Anatomical and cellular requirements for the activation and migration of virus-specific CD8+ T cells to the brain during Theiler's virus infection

Yanice V. Mendez-Fernandez, Michael J. Hansen, Moses Rodriguez, Larry R. Pease

Research output: Contribution to journalArticlepeer-review

19 Scopus citations


Theiler's murine encephalomyelitis virus (TMEV) infection of the brain induces a virus-specific CD8+ T-cell response in genetically resistant mice. The peak of the immune response to the virus occurs 7 days after infection, with an immunodominant CD8+ T-cell response against a VP2-derived capsid peptide in the context of the Db molecule. The process of activation of antigen-specific T cells that migrate to the brain in the TMEV model has not been defined. The site of antigenic challenge in the TMEV model is directly into the brain parenchyma, a site that is considered immune privileged. We investigated the hypothesis that antiviral CD8+ T-cell responses are initiated in situ upon intracranial inoculation with TMEV. To determine whether a brain parenchymal antigen-presenting cell is responsible for the activation of virus-specific CD8+ T cells, we evaluated the CD8+ T-cell response to the VP2 peptide in bone marrow chimeras and mutant mice lacking peripheral lymphoid organs. The generation of the anti-TMEV CD8+ T-cell response in the brain requires priming by a bone marrow-derived antigen-presenting cell and the presence of peripheral lymphoid organs. Although our results show that activation of TMEV-specific CD8 + T cells occurs in the peripheral lymphoid compartment, they do not exclude the possibility that the immune response to TMEV is initiated by a brain-resident, bone marrow-derived, antigen-presenting cell.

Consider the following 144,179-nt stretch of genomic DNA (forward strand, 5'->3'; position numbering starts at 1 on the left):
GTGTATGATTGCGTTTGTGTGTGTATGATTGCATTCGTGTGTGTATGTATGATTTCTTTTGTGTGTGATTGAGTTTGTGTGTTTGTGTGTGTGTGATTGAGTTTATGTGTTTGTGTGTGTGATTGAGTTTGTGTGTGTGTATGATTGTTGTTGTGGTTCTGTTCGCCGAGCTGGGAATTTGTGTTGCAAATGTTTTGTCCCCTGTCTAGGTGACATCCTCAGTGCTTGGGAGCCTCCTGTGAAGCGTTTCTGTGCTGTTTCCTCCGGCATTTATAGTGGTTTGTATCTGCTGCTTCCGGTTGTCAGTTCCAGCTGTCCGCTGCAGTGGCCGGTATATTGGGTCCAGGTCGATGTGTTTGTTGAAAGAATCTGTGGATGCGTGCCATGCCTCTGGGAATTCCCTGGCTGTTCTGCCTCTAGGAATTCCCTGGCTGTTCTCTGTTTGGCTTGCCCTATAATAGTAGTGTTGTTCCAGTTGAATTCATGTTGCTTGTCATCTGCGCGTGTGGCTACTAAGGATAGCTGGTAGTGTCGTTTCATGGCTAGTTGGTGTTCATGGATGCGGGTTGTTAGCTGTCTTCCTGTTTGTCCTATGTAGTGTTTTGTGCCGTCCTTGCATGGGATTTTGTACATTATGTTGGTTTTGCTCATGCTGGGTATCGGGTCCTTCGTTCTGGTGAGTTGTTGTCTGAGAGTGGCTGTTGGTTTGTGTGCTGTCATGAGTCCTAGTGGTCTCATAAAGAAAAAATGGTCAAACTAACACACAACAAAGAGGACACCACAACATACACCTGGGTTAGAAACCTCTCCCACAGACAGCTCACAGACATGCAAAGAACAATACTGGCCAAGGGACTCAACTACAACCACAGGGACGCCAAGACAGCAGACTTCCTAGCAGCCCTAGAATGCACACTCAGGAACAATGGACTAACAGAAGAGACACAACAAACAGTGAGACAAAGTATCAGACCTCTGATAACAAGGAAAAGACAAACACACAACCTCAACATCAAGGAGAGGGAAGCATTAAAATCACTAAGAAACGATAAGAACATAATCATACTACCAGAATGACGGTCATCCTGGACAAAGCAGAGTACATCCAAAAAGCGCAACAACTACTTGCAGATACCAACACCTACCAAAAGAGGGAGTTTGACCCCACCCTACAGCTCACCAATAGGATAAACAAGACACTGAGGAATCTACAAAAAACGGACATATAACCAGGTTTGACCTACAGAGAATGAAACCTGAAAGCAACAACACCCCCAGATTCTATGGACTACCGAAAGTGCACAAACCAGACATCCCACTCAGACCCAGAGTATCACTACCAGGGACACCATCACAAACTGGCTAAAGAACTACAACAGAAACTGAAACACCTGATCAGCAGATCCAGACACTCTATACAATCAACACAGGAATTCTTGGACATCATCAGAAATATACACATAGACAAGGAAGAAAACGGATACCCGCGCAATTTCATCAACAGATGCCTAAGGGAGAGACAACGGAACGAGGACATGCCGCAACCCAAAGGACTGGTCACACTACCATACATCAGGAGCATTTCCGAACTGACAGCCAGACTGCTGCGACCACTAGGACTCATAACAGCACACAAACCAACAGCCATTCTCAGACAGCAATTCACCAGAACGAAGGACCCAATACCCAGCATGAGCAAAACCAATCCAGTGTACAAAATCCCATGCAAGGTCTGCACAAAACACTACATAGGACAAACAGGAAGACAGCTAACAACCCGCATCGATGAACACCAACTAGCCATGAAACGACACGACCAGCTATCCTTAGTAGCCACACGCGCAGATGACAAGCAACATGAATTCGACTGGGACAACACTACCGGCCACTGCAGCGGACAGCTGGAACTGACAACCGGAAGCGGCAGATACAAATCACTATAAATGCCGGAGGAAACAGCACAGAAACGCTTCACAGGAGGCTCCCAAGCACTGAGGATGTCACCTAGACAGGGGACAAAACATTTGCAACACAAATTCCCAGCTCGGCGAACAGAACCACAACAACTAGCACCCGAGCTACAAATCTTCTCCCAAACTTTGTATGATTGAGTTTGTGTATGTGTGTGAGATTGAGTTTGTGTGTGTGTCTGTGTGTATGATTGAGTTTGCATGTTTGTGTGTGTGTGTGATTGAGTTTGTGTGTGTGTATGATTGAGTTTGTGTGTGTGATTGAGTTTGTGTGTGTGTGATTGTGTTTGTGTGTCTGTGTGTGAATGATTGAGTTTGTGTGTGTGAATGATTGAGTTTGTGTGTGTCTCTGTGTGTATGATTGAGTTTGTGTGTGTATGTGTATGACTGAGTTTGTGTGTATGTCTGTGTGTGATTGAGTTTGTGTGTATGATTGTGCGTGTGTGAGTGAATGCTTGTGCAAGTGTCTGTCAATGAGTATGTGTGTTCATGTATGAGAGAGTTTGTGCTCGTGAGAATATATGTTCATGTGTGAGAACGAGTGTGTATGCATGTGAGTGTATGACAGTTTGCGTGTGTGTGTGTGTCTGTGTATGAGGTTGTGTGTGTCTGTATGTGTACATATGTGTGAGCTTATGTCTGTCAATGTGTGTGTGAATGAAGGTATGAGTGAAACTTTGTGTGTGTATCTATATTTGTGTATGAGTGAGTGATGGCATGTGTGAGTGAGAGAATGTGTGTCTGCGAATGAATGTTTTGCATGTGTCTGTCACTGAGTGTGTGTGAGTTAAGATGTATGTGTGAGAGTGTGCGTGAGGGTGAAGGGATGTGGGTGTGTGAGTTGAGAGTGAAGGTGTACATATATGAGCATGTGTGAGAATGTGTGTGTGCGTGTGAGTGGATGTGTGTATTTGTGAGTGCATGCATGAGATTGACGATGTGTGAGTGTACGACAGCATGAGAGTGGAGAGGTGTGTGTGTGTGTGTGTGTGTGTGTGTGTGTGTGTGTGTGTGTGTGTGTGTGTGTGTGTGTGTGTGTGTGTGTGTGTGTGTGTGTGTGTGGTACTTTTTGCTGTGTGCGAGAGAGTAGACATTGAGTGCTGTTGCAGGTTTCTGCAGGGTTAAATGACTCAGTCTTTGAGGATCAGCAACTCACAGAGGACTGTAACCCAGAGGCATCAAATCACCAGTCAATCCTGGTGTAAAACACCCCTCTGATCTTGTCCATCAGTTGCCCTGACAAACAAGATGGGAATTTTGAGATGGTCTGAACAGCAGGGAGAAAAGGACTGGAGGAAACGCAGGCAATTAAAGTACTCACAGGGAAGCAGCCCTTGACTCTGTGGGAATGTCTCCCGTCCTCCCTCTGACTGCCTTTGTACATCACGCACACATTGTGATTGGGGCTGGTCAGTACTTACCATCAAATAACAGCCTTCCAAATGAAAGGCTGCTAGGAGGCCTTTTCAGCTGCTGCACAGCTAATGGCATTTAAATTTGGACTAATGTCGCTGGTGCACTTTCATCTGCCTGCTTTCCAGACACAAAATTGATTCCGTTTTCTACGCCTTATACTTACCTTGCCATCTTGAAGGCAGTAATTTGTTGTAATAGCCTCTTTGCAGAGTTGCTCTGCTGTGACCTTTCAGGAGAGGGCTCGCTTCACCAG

Original languageEnglish (US)
Pages (from-to)3063-3070
Number of pages8
JournalJournal of virology
Issue number5
StatePublished - Mar 2005

ASJC Scopus subject areas

  • Microbiology
  • Immunology
  • Insect Science
  • Virology


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